There is no doubt that the digitisation of information has radically changed the way scholarly information is published and disseminated. The impact on the Australian scholarly book publishing industry is a particularly interesting area to consider.
My earlier post on eBooks in the academic library illustrated the constant flux and change that characterizes the way in which eBooks are currently acquired and disseminated through the academic library, as publishers and libraries attempt to develop sustainable business models. Similarly, the scholarly book publishing industry is also experiencing much change in response to the challenges posed by digitisation.
The issues that arise around this topic are particularly pertinent in the Humanities and Social Sciences, where traditionally, monograph publication has been central to research output. However, there has been a significant decline in publications of monographs, which is, in part, due to the disincentives that exist in the funding models. For example, a digitally produced monograph does not qualify for funding under the current HERDC regulations.
Thus, it is easy to see why the Book Industry Collaborative Council (which was established in 2012) identified the distribution of scholarly book publications in the Humanities and Social Sciences as a key area for industry reform. The Expert Reference Group (ERG) that was formed to examine this issue, focused on the need to develop sustainable models that would “maximise exposure of Australian book publishing to the global research community in a financially sustainable way”.
The academic library is an important stakeholder in the scholarly book publishing industry. They are not only providers of scholarly books to the university community, but also participants in university publishing. What, then are the academic library’s views on this important topic? What are the issues that concern it?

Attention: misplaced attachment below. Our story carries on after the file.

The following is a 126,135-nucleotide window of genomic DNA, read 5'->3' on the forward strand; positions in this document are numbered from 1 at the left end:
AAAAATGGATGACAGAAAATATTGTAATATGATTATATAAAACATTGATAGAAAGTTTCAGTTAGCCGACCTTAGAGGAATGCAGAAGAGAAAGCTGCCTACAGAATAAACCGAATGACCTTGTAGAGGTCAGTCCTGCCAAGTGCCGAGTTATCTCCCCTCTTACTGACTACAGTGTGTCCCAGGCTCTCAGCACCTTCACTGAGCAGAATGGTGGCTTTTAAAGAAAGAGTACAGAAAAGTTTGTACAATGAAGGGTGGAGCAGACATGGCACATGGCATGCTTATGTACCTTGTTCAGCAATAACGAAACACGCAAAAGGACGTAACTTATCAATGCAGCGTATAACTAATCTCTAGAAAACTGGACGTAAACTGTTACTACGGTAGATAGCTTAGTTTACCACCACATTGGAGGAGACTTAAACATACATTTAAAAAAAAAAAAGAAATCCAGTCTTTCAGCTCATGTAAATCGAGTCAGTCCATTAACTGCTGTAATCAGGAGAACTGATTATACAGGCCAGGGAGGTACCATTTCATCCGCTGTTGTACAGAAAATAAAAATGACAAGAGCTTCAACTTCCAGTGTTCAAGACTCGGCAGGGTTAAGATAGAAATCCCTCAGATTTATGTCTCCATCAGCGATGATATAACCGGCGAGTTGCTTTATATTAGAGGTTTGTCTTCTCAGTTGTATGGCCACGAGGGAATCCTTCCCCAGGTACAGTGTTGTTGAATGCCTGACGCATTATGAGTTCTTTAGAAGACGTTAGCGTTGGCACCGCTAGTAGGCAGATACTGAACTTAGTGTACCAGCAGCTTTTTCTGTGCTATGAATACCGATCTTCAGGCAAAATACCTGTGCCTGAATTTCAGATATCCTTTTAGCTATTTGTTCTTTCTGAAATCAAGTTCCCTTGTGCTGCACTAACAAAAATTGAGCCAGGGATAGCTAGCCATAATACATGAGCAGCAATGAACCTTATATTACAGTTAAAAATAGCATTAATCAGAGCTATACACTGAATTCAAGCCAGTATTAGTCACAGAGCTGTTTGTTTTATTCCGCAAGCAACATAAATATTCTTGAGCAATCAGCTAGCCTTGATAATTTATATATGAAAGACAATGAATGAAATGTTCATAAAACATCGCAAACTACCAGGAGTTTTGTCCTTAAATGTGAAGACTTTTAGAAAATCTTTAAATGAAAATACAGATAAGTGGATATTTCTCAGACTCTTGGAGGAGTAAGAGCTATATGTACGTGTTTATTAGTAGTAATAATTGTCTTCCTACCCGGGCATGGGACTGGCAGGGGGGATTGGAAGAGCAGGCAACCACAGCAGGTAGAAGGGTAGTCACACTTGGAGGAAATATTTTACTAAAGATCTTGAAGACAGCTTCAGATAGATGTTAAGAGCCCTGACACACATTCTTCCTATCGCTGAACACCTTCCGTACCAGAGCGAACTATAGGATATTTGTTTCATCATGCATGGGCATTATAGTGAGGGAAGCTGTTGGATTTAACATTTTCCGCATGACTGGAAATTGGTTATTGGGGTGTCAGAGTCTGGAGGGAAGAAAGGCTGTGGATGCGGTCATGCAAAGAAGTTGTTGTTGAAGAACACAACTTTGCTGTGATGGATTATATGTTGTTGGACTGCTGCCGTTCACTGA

The Council of Australian University Librarian (CAUL)’s response to the ERG’s “request for comment”, provides an interesting, succinct account of the issues from the perspective of the academic library.
The main issues that the report identifies are:
- Modes of scholarly publishing (with a focus on open access)
- Business models (different models operating)
- It’s just not one big eBook (new publishing formats emerging)
- Access and measurement (need for metadata standards and altmetrics)
- Data (management of data necessitates reconceptualization of ‘publishing’)
Just in case you are keen to know more, in my next blog post I will elaborate on the points that CAUL makes in relation to these five points.
Or if you want to read it for yourself …
CAUL response to Book Industry Collaborative Council Scholarly Book Publishing Expert Reference Group on the future of scholarly book publishing in the humanities and social sciences. (2013). Prepared on behalf of CAUL by Roxanne Missingham, University Librarian, The Australian National University, Ross Coleman, Director, Collection, Digital and eScholarship Services, The University of Sydney and Philip Kent, University Librarian, The University of Melbourne